—Prudie, sexually

Dear Prudence,

I don't know how to react to my fiance's career problems. He is a good man, and I love him very much, but he does have a flaw that I find troubling and hard to deal with. He cannot commit himself to work. I don't believe in being a workaholic, but he hardly ever works a full eight-hour day, he frequently calls in sick, is dishonest about overtime, takes excessive time off work, and when he IS at work, he spends an awful lot of time on the Internet. He very frequently gives me a hard time about not wanting to take time off. We recently took a two-week vacation (this Christmas), and now he is taking time off for another two-day trip, and he has been making me feel guilty because I don't feel I can take more time off this month. His job is very relaxed, but my fiance takes advantage of everything he can. Currently, he is in a temporary position with his organization and has been applying for full-time jobs for over two years. He is more than qualified, but he has been turned down every time. I believe it is because of his work ethic, but if I mentioned this, it would really hurt him. Do you have any advice for dealing with this issue?

—Troubled

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Dear Troub,

This may not be the question you asked, but your fiance is a very poor candidate for marriage ... unless you want to support him. To put it charitably, the two of you have a different work ethic. It is odd that you're afraid to "hurt him" by leveling with him about what is holding him back. Added to which, the guy is not honest and wants you to play hooky with him, in the bargain. You have many things to think about and some decisions to make. Prudie wishes you well.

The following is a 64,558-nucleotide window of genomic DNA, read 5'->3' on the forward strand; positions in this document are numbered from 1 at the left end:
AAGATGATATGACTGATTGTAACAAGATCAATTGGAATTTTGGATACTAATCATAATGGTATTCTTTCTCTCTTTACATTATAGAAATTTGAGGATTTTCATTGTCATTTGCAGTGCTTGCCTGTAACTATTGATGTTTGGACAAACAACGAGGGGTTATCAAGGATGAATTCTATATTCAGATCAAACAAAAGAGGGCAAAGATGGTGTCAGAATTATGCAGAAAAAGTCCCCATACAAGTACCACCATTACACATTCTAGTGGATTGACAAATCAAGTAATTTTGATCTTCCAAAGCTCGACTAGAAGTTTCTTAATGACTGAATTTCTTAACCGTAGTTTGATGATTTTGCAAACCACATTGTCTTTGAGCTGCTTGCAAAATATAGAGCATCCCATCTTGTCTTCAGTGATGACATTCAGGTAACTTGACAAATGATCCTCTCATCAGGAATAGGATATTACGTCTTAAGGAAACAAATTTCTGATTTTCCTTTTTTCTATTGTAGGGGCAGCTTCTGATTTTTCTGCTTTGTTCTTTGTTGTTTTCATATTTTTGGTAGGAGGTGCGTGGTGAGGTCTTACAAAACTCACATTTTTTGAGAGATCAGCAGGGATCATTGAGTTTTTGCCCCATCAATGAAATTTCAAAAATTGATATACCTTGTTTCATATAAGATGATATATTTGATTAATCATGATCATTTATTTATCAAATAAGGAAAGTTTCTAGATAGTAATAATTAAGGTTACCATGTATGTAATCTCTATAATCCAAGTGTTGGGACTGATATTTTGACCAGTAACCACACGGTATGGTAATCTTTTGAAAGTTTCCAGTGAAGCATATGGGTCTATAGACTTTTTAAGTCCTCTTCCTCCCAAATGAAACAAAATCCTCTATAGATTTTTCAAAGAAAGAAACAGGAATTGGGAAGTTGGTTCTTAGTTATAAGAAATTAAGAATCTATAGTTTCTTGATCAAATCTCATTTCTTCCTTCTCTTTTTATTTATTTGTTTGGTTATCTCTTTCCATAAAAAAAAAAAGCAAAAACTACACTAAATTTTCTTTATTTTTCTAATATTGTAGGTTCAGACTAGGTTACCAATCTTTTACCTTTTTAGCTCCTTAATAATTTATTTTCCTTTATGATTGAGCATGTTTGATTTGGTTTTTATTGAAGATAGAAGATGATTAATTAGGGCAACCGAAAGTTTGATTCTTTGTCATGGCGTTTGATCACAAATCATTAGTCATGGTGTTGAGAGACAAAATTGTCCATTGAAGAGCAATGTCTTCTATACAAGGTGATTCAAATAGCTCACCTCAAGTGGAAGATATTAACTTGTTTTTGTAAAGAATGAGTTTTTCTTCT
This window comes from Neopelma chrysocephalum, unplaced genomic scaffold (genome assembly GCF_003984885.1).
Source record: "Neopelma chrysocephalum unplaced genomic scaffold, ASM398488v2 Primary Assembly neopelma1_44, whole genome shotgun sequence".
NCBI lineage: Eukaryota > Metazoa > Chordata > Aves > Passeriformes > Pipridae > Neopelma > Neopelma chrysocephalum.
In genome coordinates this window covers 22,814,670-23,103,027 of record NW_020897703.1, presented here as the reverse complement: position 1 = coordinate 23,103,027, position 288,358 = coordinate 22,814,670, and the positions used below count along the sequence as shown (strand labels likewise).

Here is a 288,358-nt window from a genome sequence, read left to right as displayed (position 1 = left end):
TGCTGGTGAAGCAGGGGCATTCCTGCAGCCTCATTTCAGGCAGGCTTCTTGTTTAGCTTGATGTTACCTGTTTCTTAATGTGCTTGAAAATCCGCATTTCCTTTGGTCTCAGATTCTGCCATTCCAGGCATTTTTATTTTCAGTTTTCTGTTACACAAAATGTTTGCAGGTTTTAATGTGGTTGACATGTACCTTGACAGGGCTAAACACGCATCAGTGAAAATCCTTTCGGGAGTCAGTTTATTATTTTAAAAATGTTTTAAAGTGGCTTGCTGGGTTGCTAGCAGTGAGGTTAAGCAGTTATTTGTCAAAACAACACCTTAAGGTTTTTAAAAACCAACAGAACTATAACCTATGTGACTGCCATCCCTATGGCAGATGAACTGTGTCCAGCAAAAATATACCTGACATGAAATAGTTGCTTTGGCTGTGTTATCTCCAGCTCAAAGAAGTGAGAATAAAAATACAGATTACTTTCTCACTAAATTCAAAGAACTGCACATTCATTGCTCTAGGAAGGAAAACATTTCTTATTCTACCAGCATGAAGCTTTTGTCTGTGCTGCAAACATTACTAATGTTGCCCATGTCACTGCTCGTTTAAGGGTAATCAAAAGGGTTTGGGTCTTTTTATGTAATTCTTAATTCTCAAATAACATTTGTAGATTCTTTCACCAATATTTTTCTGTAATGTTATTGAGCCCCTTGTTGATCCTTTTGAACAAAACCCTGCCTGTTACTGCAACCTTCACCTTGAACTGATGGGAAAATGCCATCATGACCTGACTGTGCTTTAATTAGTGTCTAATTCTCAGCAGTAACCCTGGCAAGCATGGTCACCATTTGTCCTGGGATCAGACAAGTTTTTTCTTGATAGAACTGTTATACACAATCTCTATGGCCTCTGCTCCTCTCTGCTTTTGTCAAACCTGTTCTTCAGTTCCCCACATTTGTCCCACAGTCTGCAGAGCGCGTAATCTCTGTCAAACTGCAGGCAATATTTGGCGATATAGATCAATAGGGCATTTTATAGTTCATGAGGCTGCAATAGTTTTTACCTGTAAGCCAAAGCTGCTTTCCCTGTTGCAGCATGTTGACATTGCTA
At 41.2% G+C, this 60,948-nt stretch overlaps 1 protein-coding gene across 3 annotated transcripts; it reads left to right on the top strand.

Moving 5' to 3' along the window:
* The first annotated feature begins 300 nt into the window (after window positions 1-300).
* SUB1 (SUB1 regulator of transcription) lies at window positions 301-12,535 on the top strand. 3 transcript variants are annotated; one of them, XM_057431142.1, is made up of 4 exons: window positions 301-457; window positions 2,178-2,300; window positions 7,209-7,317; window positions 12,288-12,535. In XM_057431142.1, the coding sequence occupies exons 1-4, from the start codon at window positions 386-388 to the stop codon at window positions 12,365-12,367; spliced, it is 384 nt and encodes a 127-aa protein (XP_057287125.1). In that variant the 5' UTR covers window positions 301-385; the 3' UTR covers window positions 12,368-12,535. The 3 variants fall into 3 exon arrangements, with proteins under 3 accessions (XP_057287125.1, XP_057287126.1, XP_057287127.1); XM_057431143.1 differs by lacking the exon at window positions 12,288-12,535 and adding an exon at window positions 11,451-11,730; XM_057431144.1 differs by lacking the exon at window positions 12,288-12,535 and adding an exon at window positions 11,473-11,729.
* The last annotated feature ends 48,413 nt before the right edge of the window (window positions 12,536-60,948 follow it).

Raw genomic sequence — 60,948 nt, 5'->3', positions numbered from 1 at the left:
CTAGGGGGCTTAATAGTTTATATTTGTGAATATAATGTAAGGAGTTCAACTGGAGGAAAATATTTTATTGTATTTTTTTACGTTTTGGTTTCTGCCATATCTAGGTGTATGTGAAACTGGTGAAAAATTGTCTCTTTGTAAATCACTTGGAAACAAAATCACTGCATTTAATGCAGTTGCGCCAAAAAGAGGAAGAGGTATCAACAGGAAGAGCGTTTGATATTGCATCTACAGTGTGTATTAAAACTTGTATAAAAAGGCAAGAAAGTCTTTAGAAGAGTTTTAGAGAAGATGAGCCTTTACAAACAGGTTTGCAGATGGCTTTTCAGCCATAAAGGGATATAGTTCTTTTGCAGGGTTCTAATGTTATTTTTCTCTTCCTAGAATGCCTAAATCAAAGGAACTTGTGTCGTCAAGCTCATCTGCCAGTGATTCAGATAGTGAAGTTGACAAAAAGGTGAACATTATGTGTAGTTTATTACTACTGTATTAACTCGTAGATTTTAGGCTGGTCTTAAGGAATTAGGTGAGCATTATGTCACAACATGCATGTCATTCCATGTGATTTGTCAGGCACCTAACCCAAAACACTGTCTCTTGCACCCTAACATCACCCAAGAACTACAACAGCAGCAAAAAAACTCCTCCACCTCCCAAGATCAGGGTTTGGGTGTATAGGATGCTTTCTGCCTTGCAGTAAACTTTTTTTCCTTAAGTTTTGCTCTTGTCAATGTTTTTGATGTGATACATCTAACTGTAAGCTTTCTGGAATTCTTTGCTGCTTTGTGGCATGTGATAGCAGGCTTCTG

—Prudie, honestly

Dear Prudence,

I am in love with two men. One is my ex-boyfriend (we were together for five years and have been apart for almost a year), whom I still love very much. The other is a new love of seven months. This new love is everything I have ever wanted in a man ... he's beautiful, charming, intelligent, and kind. The problem is that I cannot let go of my past love. My ex is still in my life and is still trying to reconcile. I feel very confused right now, not knowing whom to love and whom to let go. If I decide to seriously pursue a relationship with this new man, I know I will have trouble giving him all of my heart because it still belongs to another and vice versa. Both are asking me to marry them, and both of these men own my heart. Please Prudie, help me make the right decision.

—Torn Heart

Dear Torn,

Alas, Prudie does not choose husbands for her readers. You will have to find your own way on this one. It would be a good idea, however, if you didn't make any decisions until you feel wholeheartedly committed to one or the other. Perhaps something to think about is why you broke up with Bachelor No. 1 in the first place. Worst case scenario: You may have to find a third gentleman to break the tie.

—Prudie, choosily